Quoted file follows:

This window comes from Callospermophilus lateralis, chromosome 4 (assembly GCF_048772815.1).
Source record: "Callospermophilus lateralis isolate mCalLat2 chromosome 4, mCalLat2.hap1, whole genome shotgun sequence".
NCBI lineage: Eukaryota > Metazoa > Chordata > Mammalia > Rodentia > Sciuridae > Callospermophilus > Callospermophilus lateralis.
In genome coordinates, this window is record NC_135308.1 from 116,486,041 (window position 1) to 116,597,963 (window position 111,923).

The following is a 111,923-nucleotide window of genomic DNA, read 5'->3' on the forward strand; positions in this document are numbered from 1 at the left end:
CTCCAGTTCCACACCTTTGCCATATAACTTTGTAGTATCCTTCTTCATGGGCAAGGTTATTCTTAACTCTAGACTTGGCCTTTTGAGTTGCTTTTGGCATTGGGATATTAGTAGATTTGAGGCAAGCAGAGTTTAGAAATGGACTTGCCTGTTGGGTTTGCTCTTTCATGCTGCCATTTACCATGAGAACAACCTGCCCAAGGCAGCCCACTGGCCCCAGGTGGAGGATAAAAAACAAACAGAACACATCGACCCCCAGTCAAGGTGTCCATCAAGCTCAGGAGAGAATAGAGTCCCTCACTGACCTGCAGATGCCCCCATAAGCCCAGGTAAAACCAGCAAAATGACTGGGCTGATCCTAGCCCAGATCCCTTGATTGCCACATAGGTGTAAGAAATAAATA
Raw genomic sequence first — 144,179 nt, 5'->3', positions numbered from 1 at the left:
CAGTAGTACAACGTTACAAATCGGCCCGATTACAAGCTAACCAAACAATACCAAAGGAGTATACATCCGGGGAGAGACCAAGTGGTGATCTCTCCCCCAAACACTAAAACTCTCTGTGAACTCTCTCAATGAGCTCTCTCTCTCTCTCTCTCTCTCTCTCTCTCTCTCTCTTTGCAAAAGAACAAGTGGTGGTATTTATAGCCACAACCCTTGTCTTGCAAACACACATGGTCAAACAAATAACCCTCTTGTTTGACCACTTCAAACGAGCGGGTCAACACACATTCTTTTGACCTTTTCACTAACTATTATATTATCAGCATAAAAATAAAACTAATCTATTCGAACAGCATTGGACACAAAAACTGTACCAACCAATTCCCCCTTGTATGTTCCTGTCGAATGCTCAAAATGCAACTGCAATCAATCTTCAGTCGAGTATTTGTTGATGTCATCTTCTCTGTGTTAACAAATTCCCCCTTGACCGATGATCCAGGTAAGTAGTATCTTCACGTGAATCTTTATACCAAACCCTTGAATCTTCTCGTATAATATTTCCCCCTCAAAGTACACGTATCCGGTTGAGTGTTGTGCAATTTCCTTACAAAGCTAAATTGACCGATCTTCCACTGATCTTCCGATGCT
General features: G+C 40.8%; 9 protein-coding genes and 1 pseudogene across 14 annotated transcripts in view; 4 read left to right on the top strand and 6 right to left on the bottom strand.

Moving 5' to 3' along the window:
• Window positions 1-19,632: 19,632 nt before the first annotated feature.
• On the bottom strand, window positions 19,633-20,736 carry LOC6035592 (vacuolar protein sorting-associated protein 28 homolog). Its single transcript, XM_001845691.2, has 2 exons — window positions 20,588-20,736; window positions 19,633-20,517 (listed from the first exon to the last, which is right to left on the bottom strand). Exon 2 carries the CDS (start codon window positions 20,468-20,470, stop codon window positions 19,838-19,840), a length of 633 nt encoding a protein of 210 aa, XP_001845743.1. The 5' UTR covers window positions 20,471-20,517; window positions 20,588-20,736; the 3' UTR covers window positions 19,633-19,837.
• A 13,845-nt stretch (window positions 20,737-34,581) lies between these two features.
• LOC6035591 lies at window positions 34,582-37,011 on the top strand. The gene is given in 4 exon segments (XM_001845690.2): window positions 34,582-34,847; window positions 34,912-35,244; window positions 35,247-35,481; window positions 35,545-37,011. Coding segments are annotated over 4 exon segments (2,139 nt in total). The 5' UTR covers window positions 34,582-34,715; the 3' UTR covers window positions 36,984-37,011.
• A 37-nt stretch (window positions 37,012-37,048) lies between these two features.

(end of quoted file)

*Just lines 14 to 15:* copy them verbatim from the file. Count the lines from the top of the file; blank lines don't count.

• LOC6035591 lies at window positions 34,582-37,011 on the top strand. The gene is given in 4 exon segments (XM_001845690.2): window positions 34,582-34,847; window positions 34,912-35,244; window positions 35,247-35,481; window positions 35,545-37,011. Coding segments are annotated over 4 exon segments (2,139 nt in total). The 5' UTR covers window positions 34,582-34,715; the 3' UTR covers window positions 36,984-37,011.
• A 37-nt stretch (window positions 37,012-37,048) lies between these two features.